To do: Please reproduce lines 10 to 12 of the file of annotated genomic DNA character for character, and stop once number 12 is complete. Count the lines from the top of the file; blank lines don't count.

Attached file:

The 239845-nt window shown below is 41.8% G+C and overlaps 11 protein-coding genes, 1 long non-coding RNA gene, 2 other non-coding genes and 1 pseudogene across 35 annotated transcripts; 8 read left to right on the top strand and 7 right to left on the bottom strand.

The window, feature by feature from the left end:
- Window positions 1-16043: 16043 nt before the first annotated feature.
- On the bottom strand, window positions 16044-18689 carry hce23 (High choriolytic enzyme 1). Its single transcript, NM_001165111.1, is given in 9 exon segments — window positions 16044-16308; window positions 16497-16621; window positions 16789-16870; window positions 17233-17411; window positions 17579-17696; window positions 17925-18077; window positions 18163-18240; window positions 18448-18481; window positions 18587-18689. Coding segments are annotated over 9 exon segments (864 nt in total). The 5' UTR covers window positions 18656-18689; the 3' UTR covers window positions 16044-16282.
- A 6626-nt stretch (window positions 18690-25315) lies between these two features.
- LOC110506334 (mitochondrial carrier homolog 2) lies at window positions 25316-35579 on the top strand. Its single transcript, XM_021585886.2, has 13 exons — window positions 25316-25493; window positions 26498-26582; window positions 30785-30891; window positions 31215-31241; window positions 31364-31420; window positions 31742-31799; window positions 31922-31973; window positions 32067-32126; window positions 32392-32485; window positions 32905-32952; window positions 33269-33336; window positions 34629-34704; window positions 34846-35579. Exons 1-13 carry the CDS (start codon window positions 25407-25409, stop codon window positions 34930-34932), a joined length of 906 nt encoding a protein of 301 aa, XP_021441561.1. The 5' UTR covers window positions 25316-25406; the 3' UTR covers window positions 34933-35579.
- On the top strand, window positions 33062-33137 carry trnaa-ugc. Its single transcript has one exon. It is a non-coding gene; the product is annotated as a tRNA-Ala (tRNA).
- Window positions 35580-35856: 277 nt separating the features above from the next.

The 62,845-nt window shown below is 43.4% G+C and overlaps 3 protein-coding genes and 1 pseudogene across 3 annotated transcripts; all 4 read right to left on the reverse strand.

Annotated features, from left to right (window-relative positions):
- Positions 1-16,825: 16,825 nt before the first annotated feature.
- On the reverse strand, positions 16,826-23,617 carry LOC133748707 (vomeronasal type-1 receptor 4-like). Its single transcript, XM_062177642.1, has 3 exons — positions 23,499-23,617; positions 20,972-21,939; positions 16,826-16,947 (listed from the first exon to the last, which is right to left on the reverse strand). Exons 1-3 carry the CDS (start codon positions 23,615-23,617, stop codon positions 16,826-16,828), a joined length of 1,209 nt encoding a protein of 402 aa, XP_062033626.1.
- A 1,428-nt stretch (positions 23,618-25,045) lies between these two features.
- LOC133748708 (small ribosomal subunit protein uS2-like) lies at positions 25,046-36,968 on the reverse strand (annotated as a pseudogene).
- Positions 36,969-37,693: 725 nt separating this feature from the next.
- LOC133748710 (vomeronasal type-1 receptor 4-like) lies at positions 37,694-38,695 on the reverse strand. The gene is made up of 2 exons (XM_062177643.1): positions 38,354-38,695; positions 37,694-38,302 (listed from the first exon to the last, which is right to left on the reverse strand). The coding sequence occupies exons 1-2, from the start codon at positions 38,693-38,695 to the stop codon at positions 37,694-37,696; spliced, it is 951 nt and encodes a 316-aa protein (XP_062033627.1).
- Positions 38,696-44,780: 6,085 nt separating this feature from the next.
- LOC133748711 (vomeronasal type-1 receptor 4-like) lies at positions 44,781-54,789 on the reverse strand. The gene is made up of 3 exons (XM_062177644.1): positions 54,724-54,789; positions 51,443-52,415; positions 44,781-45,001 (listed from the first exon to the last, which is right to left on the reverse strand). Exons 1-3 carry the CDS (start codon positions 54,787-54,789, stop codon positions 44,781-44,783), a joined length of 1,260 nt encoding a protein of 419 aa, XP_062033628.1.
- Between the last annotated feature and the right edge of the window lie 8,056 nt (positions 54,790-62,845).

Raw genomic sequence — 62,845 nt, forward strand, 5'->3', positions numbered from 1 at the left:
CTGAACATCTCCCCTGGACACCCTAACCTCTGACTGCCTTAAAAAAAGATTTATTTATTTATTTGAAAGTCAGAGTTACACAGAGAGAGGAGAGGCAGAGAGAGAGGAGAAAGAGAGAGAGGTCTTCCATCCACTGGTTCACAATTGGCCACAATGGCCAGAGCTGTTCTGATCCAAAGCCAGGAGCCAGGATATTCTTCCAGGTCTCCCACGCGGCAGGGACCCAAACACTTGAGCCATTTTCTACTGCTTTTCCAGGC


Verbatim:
Annotated features, from left to right (window-relative positions):
- Positions 1-16,825: 16,825 nt before the first annotated feature.
- On the reverse strand, positions 16,826-23,617 carry LOC133748707 (vomeronasal type-1 receptor 4-like). Its single transcript, XM_062177642.1, has 3 exons — positions 23,499-23,617; positions 20,972-21,939; positions 16,826-16,947 (listed from the first exon to the last, which is right to left on the reverse strand). Exons 1-3 carry the CDS (start codon positions 23,615-23,617, stop codon positions 16,826-16,828), a joined length of 1,209 nt encoding a protein of 402 aa, XP_062033626.1.